California Adventure in Anaheim, California
The California Legislature is not in session.
On to today’s headlines:
About 2,000 paroled California sex offenders have no permanent home partly because of a state law that bans them from living near schools or parks. This Halloween, however, many will spend the night together under supervision from authorities who want to make sure they have no contact with children out trick-or-treating.
It’s the first time the California Department of Corrections and Rehabilitation is targeting offenders who live on the streets, under bridges or in nomadic campsites, though it has enforced a curfew on offenders who have permanent addresses for nearly 20 years under what it calls “Operation Boo.” The new emphasis comes in response to the growing number of transient offenders, said department spokesman Luis Patino.
Their ranks have spiked in the five years since 70 percent of voters approved Jessica’s Law.
The law bans offenders from living within 2,000 feet of a school or park. As one result, the number of homeless paroled sex offenders grew from 88 in August 2007, before the department began enforcing the law, to about 2,000 now that it has been fully implemented.
Three of the state’s four parole regions are setting up the “transient sex-offender roundup centers,” mostly at parole offices or community centers. They include the regions that cover Los Angeles, San Diego, San Francisco and all of California’s coastal counties.
Offenders have been ordered to report to parole centers from 5 p.m. to 10 p.m. Monday, where they will be supervised to make sure they have no contact with children out trick-or-treating. The law also required the state to use electronic monitors to track all paroled sex offenders, so parole officers will know if offenders aren’t in the curfew centers on Halloween.
Petitions are being circulated for a ballot measure designed to end collective bargaining for California’s public- employee unions.
The End Public Sector Bargaining Act would eliminate collective-bargaining rights for public employees such as teachers, nurses, police officers and firefighters. It is similar to a Wisconsin law passed this year.
The measure would apply not only to state employees, but to employees at local government agencies such as counties, cities and school districts.
The measure’s sponsor, a UC Santa Barbara economics lecturer, must gather more than 800,000 signatures by Feb. 3 for the measure to qualify for the the Nov. 6, 2012, presidential ballot.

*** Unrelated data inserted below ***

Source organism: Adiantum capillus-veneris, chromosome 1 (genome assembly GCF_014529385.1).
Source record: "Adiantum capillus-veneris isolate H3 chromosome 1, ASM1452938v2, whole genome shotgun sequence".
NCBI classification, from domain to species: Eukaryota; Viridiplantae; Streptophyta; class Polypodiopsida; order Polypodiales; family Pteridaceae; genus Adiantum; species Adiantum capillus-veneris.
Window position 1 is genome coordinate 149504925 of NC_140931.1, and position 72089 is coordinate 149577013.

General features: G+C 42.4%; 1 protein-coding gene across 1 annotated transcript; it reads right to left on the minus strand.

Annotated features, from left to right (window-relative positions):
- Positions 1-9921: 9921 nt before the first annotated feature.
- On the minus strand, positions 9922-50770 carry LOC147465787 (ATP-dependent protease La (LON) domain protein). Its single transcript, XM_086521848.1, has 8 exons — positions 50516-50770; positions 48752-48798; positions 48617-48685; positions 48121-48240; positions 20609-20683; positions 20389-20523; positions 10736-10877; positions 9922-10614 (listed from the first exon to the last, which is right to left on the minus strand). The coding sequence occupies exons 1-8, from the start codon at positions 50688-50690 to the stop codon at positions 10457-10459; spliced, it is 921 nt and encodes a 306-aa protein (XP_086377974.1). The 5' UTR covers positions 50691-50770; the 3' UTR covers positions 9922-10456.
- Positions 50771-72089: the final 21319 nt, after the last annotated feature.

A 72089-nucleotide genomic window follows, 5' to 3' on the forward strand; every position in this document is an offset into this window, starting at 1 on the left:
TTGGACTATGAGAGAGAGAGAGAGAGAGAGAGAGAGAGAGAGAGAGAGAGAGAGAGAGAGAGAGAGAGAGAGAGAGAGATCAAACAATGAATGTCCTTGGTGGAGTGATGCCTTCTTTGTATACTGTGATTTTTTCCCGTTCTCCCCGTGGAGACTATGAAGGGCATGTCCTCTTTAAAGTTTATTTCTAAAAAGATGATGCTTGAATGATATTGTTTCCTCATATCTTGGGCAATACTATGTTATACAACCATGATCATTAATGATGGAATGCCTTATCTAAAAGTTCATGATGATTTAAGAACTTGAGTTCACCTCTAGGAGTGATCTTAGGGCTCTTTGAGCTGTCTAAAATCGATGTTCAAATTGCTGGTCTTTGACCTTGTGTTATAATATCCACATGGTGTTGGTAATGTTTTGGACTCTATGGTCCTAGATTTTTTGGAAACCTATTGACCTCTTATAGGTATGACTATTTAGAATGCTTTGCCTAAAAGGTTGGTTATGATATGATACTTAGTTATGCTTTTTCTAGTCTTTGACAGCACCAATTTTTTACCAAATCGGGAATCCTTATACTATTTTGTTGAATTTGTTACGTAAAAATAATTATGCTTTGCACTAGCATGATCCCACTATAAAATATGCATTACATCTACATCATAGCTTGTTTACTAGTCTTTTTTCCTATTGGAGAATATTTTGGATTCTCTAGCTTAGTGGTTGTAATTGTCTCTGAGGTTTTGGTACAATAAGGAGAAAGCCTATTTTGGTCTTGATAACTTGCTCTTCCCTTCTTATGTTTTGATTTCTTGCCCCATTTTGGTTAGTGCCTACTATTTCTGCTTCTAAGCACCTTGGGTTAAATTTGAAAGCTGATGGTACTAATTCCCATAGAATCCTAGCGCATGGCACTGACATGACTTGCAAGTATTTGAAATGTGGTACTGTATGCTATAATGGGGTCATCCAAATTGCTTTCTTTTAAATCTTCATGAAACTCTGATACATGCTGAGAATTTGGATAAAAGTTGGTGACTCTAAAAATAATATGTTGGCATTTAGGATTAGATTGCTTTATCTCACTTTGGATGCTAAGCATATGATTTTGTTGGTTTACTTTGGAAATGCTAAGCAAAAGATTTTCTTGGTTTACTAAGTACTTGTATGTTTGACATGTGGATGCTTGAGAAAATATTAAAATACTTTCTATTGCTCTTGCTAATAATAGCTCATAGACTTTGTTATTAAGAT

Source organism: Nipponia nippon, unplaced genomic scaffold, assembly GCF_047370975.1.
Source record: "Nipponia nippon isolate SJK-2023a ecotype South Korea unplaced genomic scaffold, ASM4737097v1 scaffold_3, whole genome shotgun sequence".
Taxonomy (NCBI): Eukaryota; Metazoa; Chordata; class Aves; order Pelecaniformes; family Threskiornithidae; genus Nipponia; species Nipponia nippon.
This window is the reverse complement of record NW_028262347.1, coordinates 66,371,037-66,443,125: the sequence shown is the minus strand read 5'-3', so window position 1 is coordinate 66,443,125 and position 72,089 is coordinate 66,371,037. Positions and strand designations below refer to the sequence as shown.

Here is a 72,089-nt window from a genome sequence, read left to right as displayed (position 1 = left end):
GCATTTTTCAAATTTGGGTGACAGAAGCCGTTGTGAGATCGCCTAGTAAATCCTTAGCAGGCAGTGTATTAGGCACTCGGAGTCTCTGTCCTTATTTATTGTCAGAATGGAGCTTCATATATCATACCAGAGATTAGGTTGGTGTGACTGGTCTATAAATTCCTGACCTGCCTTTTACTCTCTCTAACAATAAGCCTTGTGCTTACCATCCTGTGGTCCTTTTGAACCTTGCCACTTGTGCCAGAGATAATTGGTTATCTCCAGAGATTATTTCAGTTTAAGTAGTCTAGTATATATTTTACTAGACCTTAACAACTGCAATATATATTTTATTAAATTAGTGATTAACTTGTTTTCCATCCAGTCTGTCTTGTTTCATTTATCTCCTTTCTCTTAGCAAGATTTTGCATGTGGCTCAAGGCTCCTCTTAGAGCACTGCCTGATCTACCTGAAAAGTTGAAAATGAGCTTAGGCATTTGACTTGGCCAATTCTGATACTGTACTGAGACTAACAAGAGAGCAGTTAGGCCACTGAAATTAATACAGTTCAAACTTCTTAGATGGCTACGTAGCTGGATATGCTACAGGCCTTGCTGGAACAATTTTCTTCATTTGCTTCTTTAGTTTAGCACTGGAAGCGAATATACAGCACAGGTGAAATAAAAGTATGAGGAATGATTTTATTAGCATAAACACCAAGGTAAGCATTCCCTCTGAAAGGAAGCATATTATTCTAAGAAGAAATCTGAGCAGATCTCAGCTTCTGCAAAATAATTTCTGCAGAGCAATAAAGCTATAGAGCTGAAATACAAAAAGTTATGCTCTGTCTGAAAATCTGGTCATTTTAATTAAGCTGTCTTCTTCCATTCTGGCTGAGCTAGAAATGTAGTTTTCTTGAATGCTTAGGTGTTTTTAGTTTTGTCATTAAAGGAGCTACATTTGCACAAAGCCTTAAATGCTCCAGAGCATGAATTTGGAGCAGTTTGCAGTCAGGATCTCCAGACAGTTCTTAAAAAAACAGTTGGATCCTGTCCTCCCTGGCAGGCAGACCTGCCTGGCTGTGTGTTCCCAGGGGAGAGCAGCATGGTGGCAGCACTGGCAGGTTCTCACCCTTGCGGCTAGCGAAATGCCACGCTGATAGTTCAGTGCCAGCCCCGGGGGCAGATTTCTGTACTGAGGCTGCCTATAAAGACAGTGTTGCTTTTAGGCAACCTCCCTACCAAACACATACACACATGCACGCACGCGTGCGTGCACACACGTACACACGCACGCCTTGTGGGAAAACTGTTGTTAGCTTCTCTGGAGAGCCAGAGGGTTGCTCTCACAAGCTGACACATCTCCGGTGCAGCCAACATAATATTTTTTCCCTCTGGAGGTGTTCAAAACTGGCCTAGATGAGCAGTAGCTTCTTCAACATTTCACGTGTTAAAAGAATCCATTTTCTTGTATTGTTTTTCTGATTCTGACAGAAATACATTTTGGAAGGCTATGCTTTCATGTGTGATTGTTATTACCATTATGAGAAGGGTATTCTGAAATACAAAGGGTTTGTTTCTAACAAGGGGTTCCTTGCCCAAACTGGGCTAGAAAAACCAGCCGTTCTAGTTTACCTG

Jack Pitney, a political-science professor at Claremont McKenna College, called the measure “dead on arrival” because of the state’s left-leaning politics and strong union presence.
“I’d be surprised if he can even get it qualified,” Pitney said. “I doubt he can get enough signatures.”
The measure’s sponsor, Lanny Ebenstein of Santa Barbara, could not be reached for comment.
Ebenstein is a former board member at Santa Barbara Unified School District and an author who has written biographies of free-market economists Friedrich Hayek and Milton Friedman.
Ironically, however, as the Legislature’s majority Democrats were criticizing the initiative process for usurping the legislative process, they were also providing new evidence that the Capitol’s indolence often forces folks to use the ballot.
For instance, the Legislature refused to enact much-needed legislation to clear up the haphazard local regulation of clinics that dispense marijuana, in response to a previous initiative ballot measure that authorized its medicinal use.
Federal authorities have been cracking down hard on California’s marijuana dispensaries – even threatening their landlords with property seizure – claiming that profiteers were controlling the trade.
It could have been avoided had the Legislature created a Colorado-style system of state regulation. But lawmakers ducked the issue, probably fearing political fallout. Now medical marijuana advocates are proposing to do it via initiative.
If legislators don’t like the flood of initiative ballot measures, they should do their jobs rather than attempt to kneecap the process.
School officials are on the edge of their seats.
In six weeks, they should know if they have to cut buses, shorten the school year, ask teachers to take furlough days, raid their reserves or cut programs.
That’s when revised revenue projections are expected from the state. If revenues fall short, it could trigger up to $1.75 billion in cuts that would hit K-12 districts in February.
The state was $654 million short of its revenue projections at the beginning of October, but school officials aren’t sure how much their districts will lose and what exactly they will do if the trigger is pulled.
“It’s almost impossible (to know),” said Rhonda Crawford, chief financial officer for Folsom Cordova Unified. “We do the best we can with what we know and what we can anticipate.”
Schools could lose 4 percent of their state revenue for student attendance if the trigger is pulled, as well $248 million in funds for bus transportation. The amount schools would lose depends on how close the state is to its revenue goal.
“The moving target continues to be the biggest challenge,” said Gabe Ross, spokesman for Sacramento City Unified.
Enjoy your morning!